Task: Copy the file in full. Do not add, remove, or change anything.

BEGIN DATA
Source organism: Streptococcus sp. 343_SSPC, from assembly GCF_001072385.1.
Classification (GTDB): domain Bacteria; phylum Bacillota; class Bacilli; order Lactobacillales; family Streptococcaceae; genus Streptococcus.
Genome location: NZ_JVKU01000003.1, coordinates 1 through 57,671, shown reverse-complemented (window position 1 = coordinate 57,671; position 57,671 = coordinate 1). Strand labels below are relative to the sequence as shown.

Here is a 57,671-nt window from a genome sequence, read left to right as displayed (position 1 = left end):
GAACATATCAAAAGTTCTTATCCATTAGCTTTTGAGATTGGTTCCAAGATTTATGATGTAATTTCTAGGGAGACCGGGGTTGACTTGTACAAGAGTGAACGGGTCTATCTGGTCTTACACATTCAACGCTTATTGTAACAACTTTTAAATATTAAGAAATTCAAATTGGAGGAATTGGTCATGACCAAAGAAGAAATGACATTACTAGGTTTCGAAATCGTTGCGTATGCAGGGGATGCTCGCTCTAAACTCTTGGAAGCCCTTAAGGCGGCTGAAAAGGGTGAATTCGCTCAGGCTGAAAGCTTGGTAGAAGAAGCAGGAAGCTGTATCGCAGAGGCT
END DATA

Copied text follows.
Source organism: Streptococcus sp. 343_SSPC, from assembly GCF_001072385.1.
Classification (GTDB): domain Bacteria; phylum Bacillota; class Bacilli; order Lactobacillales; family Streptococcaceae; genus Streptococcus.
Genome location: NZ_JVKU01000003.1, coordinates 1 through 57,671, shown reverse-complemented (window position 1 = coordinate 57,671; position 57,671 = coordinate 1). Strand labels below are relative to the sequence as shown.

Here is a 57,671-nt window from a genome sequence, read left to right as displayed (position 1 = left end):
GAACATATCAAAAGTTCTTATCCATTAGCTTTTGAGATTGGTTCCAAGATTTATGATGTAATTTCTAGGGAGACCGGGGTTGACTTGTACAAGAGTGAACGGGTCTATCTGGTCTTACACATTCAACGCTTATTGTAACAACTTTTAAATATTAAGAAATTCAAATTGGAGGAATTGGTCATGACCAAAGAAGAAATGACATTACTAGGTTTCGAAATCGTTGCGTATGCAGGGGATGCTCGCTCTAAACTCTTGGAAGCCCTTAAGGCGGCTGAAAAGGGTGAATTCGCTCAGGCTGAAAGCTTGGTAGAAGAAGCAGGAAGCTGTATCGCAGAGGCT